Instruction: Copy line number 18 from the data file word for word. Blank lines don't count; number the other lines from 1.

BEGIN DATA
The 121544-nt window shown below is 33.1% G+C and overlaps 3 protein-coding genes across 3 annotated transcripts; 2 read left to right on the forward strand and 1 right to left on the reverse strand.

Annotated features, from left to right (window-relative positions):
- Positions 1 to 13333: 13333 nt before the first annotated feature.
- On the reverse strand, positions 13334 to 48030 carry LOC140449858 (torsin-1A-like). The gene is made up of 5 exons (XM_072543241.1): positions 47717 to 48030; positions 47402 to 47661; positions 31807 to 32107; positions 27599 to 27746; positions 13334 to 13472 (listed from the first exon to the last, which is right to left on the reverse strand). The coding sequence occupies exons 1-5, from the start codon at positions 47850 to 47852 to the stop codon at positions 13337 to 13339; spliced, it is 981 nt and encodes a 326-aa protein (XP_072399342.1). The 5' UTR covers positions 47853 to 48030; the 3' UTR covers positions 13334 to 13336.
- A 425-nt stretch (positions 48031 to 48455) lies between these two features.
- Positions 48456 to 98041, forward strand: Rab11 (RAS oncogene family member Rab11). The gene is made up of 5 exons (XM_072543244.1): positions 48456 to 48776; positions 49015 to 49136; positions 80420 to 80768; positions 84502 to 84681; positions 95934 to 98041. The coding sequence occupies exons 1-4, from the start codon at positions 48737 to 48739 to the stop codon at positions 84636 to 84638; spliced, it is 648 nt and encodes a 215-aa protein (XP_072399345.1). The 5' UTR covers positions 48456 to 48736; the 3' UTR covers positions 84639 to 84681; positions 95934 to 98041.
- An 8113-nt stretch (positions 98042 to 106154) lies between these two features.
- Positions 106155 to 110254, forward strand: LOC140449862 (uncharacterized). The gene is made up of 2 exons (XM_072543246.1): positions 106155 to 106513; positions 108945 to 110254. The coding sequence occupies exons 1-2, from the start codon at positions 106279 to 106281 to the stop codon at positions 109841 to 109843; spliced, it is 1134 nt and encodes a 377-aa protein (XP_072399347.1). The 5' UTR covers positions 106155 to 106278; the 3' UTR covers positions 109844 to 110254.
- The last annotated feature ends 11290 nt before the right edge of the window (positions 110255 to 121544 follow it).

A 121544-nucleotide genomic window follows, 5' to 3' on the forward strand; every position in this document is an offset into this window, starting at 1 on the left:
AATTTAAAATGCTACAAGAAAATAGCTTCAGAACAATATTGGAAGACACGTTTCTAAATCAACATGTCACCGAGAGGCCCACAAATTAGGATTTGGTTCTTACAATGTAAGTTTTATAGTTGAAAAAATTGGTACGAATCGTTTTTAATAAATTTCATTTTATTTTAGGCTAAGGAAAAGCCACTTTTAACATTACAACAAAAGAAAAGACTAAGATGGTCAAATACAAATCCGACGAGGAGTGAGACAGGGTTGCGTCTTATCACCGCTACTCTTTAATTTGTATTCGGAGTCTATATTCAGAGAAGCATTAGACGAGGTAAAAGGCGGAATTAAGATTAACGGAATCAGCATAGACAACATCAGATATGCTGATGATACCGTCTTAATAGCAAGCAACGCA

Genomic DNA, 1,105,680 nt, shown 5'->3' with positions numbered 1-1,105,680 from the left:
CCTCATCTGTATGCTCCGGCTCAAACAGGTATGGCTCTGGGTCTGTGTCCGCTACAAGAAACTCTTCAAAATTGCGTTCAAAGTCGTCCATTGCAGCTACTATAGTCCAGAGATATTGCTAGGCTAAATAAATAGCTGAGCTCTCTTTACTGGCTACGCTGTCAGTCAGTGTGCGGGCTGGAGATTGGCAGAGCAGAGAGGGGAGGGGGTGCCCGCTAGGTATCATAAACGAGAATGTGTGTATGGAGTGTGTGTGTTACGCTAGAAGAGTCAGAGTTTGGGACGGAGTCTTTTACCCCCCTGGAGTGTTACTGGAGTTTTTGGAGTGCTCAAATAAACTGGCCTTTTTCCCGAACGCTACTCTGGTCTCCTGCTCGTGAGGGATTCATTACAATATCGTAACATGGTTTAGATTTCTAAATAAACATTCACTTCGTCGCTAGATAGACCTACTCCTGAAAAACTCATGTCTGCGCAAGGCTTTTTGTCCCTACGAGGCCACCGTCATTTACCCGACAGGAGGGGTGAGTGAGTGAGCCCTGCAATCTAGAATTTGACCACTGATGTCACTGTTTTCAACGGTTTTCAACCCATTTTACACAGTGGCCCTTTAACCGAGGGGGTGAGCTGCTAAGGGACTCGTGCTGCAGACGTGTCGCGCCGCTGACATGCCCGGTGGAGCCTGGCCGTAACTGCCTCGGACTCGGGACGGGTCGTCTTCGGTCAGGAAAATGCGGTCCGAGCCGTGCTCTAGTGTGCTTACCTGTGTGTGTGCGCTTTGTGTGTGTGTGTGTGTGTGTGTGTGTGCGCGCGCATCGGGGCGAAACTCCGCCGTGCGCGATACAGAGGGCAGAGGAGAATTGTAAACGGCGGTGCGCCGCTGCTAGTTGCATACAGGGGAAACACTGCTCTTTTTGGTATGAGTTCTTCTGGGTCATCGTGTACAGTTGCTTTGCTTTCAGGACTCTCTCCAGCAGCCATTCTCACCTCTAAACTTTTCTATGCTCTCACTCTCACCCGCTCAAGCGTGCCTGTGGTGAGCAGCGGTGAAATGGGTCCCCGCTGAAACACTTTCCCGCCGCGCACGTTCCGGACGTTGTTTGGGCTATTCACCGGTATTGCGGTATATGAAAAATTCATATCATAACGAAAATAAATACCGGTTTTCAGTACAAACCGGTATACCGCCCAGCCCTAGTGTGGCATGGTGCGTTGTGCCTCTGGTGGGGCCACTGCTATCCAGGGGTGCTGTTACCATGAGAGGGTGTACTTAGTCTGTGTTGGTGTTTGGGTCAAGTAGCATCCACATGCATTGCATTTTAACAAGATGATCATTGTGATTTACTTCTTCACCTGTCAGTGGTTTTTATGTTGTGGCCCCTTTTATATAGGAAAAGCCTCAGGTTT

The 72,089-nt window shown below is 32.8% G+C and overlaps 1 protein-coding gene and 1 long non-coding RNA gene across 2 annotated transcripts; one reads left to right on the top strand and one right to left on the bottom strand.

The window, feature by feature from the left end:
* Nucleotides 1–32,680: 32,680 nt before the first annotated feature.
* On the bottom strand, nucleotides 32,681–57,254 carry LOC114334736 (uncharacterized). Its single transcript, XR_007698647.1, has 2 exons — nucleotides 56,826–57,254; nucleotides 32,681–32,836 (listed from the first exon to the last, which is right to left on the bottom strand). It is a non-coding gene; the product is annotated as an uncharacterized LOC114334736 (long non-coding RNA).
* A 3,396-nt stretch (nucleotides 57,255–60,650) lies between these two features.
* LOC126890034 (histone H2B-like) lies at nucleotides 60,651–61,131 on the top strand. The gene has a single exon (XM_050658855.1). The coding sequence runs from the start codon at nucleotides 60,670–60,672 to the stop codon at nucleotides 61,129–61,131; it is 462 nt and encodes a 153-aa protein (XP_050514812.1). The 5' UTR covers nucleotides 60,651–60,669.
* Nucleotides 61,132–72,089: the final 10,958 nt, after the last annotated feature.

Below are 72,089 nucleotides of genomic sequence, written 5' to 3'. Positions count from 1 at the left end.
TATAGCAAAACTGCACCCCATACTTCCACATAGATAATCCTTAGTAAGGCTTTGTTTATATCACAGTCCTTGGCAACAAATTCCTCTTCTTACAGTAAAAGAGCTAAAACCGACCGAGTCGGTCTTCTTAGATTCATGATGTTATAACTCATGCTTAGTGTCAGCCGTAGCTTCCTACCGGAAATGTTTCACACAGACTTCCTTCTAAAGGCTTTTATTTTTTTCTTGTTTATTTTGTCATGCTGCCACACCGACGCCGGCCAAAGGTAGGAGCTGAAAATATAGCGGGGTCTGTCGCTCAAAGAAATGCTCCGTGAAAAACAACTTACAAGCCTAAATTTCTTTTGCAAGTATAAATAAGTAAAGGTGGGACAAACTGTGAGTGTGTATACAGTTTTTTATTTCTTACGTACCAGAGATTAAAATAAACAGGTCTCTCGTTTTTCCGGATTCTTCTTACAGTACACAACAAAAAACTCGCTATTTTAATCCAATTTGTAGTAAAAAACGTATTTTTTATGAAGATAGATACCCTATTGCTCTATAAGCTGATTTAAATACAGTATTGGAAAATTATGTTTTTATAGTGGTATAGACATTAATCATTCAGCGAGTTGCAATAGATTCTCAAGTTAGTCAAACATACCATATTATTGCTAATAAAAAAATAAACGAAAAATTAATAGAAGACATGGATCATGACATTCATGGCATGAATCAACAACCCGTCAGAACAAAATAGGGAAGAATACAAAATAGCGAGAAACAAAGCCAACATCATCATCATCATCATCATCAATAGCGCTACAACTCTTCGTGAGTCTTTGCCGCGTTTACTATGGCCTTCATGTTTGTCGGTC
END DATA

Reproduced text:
* A 3,396-nt stretch (nucleotides 57,255–60,650) lies between these two features.